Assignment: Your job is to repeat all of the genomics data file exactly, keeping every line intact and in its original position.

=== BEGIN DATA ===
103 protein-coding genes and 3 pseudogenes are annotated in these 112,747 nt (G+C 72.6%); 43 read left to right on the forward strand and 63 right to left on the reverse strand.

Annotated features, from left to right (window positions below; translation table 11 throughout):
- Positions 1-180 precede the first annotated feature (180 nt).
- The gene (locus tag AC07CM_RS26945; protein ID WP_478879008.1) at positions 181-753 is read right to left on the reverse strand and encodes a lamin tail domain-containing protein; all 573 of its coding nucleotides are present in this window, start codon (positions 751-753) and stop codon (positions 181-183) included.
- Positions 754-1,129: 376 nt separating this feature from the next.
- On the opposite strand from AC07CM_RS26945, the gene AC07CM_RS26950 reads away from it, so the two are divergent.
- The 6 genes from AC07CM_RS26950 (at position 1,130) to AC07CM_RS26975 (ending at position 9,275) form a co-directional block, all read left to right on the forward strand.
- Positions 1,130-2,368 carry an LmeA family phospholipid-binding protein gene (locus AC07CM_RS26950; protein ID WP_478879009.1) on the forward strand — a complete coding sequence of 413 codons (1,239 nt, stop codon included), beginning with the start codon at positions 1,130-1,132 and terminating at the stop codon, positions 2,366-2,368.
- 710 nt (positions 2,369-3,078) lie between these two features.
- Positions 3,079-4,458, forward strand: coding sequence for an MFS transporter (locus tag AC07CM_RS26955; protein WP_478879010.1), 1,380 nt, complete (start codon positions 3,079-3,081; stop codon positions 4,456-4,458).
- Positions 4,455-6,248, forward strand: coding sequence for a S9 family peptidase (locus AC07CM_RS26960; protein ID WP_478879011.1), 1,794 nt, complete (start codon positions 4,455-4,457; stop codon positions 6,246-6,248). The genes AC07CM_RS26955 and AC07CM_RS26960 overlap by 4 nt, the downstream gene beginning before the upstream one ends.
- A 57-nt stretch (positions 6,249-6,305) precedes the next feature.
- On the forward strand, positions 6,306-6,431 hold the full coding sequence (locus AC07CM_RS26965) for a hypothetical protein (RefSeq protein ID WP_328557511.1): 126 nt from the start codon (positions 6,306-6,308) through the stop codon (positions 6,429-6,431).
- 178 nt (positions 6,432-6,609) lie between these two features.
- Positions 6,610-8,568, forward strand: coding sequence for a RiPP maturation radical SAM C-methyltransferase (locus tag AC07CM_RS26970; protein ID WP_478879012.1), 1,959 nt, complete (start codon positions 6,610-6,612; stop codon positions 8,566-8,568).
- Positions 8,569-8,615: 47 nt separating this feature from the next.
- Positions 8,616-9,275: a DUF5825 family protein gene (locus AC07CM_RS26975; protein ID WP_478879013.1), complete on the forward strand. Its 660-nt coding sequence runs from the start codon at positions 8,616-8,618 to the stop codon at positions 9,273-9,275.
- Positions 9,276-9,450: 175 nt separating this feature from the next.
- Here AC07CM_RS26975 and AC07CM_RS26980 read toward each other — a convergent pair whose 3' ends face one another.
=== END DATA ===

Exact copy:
103 protein-coding genes and 3 pseudogenes are annotated in these 112,747 nt (G+C 72.6%); 43 read left to right on the forward strand and 63 right to left on the reverse strand.

Annotated features, from left to right (window positions below; translation table 11 throughout):
- Positions 1-180 precede the first annotated feature (180 nt).
- The gene (locus tag AC07CM_RS26945; protein ID WP_478879008.1) at positions 181-753 is read right to left on the reverse strand and encodes a lamin tail domain-containing protein; all 573 of its coding nucleotides are present in this window, start codon (positions 751-753) and stop codon (positions 181-183) included.
- Positions 754-1,129: 376 nt separating this feature from the next.
- On the opposite strand from AC07CM_RS26945, the gene AC07CM_RS26950 reads away from it, so the two are divergent.
- The 6 genes from AC07CM_RS26950 (at position 1,130) to AC07CM_RS26975 (ending at position 9,275) form a co-directional block, all read left to right on the forward strand.
- Positions 1,130-2,368 carry an LmeA family phospholipid-binding protein gene (locus AC07CM_RS26950; protein ID WP_478879009.1) on the forward strand — a complete coding sequence of 413 codons (1,239 nt, stop codon included), beginning with the start codon at positions 1,130-1,132 and terminating at the stop codon, positions 2,366-2,368.
- 710 nt (positions 2,369-3,078) lie between these two features.
- Positions 3,079-4,458, forward strand: coding sequence for an MFS transporter (locus tag AC07CM_RS26955; protein WP_478879010.1), 1,380 nt, complete (start codon positions 3,079-3,081; stop codon positions 4,456-4,458).
- Positions 4,455-6,248, forward strand: coding sequence for a S9 family peptidase (locus AC07CM_RS26960; protein ID WP_478879011.1), 1,794 nt, complete (start codon positions 4,455-4,457; stop codon positions 6,246-6,248). The genes AC07CM_RS26955 and AC07CM_RS26960 overlap by 4 nt, the downstream gene beginning before the upstream one ends.
- A 57-nt stretch (positions 6,249-6,305) precedes the next feature.
- On the forward strand, positions 6,306-6,431 hold the full coding sequence (locus AC07CM_RS26965) for a hypothetical protein (RefSeq protein ID WP_328557511.1): 126 nt from the start codon (positions 6,306-6,308) through the stop codon (positions 6,429-6,431).
- 178 nt (positions 6,432-6,609) lie between these two features.
- Positions 6,610-8,568, forward strand: coding sequence for a RiPP maturation radical SAM C-methyltransferase (locus tag AC07CM_RS26970; protein ID WP_478879012.1), 1,959 nt, complete (start codon positions 6,610-6,612; stop codon positions 8,566-8,568).
- Positions 8,569-8,615: 47 nt separating this feature from the next.
- Positions 8,616-9,275: a DUF5825 family protein gene (locus AC07CM_RS26975; protein ID WP_478879013.1), complete on the forward strand. Its 660-nt coding sequence runs from the start codon at positions 8,616-8,618 to the stop codon at positions 9,273-9,275.
- Positions 9,276-9,450: 175 nt separating this feature from the next.
- Here AC07CM_RS26975 and AC07CM_RS26980 read toward each other — a convergent pair whose 3' ends face one another.